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Wednesday, 23 March 1927

Senator J B HAYES (Tasmania) . - I have been listening carefully to the debate, with the object of making up my mind how to vote on this clause. As it stands the clause is a little dangerous, and might very well be amended. I am afraid the Honorary Minister (Senator McLachlan) did not clarify the issue. He said that a poll of the producers would be taken to determine whether the act should be proclaimed. A good deal hinges on the interpretation of the word " producer." I do not know whether the Acts Interpretation Act provides that the singular includes the plural, and whether, therefore, " producer " means the owner of any pearling vessel. If the definition stated that " producer " meant " the owner of any pearling vessel or vessels," it would then mean one producer one vote ; but, as it stands, " producer " might be interpreted to mean that an owner of four or five vessels would have four or five votes. If the Minister can give us an assurance that the regulations will provide for the principle of one voter one vote, the position will be safeguarded. I understand that there are over 400 vessels engaged in the industry. We do not know how many men own them, but we have been told that there are very few single owners.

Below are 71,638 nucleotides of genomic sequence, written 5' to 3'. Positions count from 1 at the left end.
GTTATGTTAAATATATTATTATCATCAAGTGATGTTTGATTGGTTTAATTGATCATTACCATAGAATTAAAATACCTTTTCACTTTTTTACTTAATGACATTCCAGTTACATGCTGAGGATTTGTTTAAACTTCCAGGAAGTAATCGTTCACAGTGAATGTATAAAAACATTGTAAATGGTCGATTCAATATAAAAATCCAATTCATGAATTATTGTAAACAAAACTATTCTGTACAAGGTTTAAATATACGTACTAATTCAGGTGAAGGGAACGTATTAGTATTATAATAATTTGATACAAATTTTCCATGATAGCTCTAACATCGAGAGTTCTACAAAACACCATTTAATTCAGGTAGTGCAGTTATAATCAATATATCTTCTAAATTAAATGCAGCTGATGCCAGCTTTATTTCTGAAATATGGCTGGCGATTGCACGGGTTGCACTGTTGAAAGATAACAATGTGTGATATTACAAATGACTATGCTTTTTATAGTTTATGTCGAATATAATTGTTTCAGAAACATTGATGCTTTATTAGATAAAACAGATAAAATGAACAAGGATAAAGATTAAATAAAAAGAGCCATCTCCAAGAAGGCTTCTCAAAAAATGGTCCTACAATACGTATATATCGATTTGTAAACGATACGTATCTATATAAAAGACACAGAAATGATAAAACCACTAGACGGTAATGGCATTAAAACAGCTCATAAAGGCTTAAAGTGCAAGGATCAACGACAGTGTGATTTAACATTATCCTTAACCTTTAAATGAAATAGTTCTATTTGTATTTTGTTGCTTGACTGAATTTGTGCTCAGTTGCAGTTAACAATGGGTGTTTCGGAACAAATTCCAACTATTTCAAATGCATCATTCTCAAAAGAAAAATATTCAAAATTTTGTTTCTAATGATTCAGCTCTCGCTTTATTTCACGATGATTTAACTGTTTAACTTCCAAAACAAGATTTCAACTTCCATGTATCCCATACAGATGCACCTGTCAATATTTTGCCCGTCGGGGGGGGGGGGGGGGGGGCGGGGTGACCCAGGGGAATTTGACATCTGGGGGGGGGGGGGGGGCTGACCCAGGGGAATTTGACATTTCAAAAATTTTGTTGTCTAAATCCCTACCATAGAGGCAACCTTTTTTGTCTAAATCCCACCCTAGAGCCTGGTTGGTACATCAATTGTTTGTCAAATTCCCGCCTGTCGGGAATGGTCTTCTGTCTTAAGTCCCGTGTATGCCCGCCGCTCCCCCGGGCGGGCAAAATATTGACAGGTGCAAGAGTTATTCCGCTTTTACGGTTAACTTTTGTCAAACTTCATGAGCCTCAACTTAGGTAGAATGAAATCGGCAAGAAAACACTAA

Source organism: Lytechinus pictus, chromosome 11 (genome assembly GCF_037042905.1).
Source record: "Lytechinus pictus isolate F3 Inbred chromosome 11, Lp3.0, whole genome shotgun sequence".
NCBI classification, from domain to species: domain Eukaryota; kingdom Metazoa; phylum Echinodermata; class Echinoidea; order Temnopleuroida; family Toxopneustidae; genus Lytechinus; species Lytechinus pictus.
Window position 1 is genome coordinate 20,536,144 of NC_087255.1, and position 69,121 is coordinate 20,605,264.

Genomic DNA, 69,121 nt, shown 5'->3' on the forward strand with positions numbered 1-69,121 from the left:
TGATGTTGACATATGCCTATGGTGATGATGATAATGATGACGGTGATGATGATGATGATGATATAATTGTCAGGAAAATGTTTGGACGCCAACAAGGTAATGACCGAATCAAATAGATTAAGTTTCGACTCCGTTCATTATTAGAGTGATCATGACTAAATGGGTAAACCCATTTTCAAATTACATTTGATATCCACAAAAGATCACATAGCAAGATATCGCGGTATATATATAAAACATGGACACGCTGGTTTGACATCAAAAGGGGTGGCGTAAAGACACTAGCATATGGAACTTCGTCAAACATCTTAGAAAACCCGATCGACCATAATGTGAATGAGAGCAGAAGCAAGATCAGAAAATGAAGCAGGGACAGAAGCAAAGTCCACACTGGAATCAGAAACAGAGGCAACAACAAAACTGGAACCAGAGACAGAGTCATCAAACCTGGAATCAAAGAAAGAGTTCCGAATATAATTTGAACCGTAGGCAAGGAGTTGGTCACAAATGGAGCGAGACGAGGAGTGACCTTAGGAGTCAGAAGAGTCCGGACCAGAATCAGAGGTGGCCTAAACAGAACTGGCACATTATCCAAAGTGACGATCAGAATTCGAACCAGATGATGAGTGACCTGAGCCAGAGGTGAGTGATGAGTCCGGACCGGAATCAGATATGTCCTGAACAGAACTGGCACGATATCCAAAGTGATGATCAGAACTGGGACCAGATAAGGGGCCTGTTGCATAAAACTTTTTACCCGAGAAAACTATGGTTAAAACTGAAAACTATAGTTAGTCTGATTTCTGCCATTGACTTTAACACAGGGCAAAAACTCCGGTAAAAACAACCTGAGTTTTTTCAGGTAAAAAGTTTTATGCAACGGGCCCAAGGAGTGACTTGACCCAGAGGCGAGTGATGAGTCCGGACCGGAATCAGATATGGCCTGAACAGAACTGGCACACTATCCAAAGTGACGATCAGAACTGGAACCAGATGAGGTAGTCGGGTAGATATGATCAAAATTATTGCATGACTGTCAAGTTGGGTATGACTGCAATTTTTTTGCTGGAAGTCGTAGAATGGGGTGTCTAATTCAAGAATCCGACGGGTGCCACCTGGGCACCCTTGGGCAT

It would be interesting to know the maximum number of boats owned by any single producer or company. Surely it should not be bard to get that information. The Vice-President of the Executive Council has said that some men own 25 or 30 vessels. Are they to have 25 or 30 votes? I am in favour of plural voting in connexion with municipal rating. I approve of the principle that the man who owns a large amount of property should, within certain limits, have a greater say as to how the rates should be spent than another man who owns a smaller amount of property; but usually there is a provision fixing the maximum number of votes at three and, in some cases, five. Some such principle might be applied to this bill. It is dangerous to give the owner of a large number of luggers too much voting power, because his voting strength might be so used as to crush the small producers. The Government would be well advised to agree to an amendment of the provision, fixing the maximum number of votes per producer at five or seven. The Minister has told us that this measure has emanated from the men engaged in the industry, and that they are unanimously in favour of it. I can conceive, however, that it might have been put to them in such a way that the big producers had most to say in its initiation. If Senator Needham were to propose that the maximum number of votes should be five, or the Minister could suggest a more appropriate number, that would be sufficient, and it would be more in keeping with present-day legislation.

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